Donald Trump is leading in the Republican primary polls, but he hasn’t ruled out running as an independent. Now, he says, “I identify with some things as a Democrat.”
That’s the latest sound-bite in a month of political news coverage dedicated to Trump’s campaign for president.
The GOP has accused Trump of being more liberal-leaning than he portrays, donating to multiple Hillary Clinton campaigns and dodging the draft during the Vietnam War.
His latest comments came after CNN resurfaced a clip it had of him telling Wolf Blitzer “In many cases, I probably identify more as a Democrat” in 2004. When asked about that 2004 statement, Trump directed his comments primarily at the Bush family.
“When the economy crashed so horribly under (former President) George Bush because of mistakes they made having to do with banking and lots of other things, I don’t think the Democrats would have done that,” Trump said, according to the Hill. “Now, I see it both ways, but I hated what I was watching in the last two years of George Bush, because it was a bubble that was waiting to explode. What they were doing was a death wish, and I saw that. I’ve seen things done by Republicans that are not good and are not smart, and I would not do that.”
His attack on Bush also commends the economic policies of the Democratic Party, demonstrating that Trump’s willing to admit he hasn’t always been as right-wing as he acts now.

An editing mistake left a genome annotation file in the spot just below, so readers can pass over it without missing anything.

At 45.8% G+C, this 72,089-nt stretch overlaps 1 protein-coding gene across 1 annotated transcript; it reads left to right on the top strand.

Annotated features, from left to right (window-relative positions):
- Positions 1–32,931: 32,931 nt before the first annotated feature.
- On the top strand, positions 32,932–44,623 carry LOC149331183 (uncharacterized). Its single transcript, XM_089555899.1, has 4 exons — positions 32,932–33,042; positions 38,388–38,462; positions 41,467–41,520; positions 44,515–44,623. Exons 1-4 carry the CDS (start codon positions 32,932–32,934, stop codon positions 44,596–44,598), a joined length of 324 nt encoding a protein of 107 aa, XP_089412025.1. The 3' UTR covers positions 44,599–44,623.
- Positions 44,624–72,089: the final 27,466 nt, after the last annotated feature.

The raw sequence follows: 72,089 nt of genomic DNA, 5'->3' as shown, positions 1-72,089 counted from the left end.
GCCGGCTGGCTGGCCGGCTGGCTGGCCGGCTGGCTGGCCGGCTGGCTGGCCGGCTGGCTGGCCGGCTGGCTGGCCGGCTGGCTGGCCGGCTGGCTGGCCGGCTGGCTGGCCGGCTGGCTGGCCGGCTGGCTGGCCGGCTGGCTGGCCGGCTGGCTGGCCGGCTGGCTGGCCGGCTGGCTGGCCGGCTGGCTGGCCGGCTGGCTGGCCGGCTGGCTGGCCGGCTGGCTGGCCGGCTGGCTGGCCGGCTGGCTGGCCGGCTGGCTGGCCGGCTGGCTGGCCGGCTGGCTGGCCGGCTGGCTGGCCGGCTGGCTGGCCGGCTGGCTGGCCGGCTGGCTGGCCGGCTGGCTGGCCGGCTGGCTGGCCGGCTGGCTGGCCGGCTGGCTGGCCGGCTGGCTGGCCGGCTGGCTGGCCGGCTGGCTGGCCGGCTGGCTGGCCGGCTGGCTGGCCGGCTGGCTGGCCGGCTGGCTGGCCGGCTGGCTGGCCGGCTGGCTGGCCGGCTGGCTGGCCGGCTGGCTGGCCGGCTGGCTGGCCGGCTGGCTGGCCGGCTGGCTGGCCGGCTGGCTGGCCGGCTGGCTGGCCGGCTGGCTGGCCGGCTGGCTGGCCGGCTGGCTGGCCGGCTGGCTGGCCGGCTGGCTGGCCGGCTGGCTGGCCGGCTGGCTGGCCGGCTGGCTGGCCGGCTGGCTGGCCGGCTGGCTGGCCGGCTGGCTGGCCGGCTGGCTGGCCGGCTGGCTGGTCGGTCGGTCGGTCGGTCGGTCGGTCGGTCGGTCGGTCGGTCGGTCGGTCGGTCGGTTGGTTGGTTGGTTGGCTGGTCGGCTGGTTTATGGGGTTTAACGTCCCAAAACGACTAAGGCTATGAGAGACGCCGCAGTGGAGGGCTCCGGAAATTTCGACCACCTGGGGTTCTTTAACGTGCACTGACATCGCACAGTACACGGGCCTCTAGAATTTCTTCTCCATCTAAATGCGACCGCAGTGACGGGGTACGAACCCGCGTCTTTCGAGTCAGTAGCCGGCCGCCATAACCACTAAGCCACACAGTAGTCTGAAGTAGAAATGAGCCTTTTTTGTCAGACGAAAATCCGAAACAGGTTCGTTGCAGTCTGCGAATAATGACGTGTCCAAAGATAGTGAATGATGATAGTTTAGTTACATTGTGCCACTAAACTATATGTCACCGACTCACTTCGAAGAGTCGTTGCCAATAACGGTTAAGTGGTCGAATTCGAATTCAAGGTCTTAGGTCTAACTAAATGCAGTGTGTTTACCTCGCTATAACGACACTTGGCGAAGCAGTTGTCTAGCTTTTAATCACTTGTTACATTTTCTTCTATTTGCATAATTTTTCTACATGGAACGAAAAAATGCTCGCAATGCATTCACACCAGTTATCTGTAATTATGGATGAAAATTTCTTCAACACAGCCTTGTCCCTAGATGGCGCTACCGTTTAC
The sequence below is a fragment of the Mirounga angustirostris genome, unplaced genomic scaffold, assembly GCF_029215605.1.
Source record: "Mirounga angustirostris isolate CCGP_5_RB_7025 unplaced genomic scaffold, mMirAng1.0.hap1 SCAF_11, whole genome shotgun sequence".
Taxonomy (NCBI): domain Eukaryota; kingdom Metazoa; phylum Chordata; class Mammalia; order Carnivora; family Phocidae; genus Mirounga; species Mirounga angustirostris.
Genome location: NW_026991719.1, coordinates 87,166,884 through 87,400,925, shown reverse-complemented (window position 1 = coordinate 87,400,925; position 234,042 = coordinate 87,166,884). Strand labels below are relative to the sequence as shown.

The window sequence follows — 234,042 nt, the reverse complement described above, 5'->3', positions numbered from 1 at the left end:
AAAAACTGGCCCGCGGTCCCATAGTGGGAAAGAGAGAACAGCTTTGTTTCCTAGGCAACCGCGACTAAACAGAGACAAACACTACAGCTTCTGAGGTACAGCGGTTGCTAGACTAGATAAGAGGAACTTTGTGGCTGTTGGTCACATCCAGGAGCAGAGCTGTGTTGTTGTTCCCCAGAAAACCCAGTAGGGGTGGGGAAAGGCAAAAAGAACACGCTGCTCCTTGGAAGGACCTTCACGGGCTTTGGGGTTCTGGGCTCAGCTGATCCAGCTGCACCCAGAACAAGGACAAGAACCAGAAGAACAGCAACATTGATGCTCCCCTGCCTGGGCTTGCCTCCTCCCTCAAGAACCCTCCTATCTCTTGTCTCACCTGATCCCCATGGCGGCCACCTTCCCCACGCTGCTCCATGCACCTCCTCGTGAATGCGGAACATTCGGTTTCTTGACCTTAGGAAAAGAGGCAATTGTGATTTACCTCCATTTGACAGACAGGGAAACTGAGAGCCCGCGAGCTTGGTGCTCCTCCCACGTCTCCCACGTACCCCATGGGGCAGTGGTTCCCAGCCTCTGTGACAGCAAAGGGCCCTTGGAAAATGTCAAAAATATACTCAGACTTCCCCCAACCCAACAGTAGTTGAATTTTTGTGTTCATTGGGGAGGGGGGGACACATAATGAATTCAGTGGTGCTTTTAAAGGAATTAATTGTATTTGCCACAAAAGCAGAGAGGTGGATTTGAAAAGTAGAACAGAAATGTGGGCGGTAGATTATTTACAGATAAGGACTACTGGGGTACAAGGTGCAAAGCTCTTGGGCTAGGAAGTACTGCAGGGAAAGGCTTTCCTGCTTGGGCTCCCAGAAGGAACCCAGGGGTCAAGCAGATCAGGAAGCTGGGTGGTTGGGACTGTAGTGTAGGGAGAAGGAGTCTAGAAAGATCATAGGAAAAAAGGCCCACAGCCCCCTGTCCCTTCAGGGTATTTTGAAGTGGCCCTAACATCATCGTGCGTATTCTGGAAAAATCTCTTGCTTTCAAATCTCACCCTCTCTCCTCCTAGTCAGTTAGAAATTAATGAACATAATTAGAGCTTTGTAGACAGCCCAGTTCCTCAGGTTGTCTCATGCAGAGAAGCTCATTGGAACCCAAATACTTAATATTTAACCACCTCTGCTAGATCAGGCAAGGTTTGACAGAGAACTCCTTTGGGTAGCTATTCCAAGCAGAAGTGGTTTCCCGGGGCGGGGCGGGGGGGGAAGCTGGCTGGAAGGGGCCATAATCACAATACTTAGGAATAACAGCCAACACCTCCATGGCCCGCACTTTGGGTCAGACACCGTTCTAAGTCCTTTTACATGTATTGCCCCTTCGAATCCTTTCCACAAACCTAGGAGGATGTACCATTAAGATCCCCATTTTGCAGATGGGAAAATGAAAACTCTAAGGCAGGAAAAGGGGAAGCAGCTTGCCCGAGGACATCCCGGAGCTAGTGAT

It’s not too difficult to dig up Trump’s more left-leaning past. In 1999, for example, CNN reported that Trump had proposed a plan to restore the national debt. He called for a one-time, 14.25 percent tax on anyone with a net worth of $10 million or more. Half the money would be deposited in the Social Security trust fund; half would be used to give tax cuts to the middle class.
“By my calculations, 1 percent of Americans, who control 90 percent of the wealth in this country, would be affected by my plan,” Trump said. “The other 99 percent of the people would get deep reductions in their federal income taxes.”
Trump was saying all of this nearly a decade before the Occupy Wall Street movement sparked a debate about income inequality in the U.S.
During his recent campaign announcement speech, Trump held up his own billion dollar net worth. He might not support such a radical tax on the wealthy now, but it's clear he's familiar with the way economic policy has affected the nation.
By threatening to run as an independent, appealing to Democratic voters, and dismissing the Bush family legacy, Trump is further distancing himself from the Washington establishment. He understands that his honesty and fearlessness are attractive qualities for voters who expect to have to choose between another Clinton or Bush.
He’s outspokenly criticized the Democratic candidate he used to support, and he’s trying to build on the momentum that led him past Bush in the polls. As much as liberals, GOP traditionalists or skeptical voters want to dismiss Trump, he understands the economy and he's capitalizing on voters' growing distrust of nationally-elected officials.
He's not a true Republican, no longer a Democrat. He's just Trump.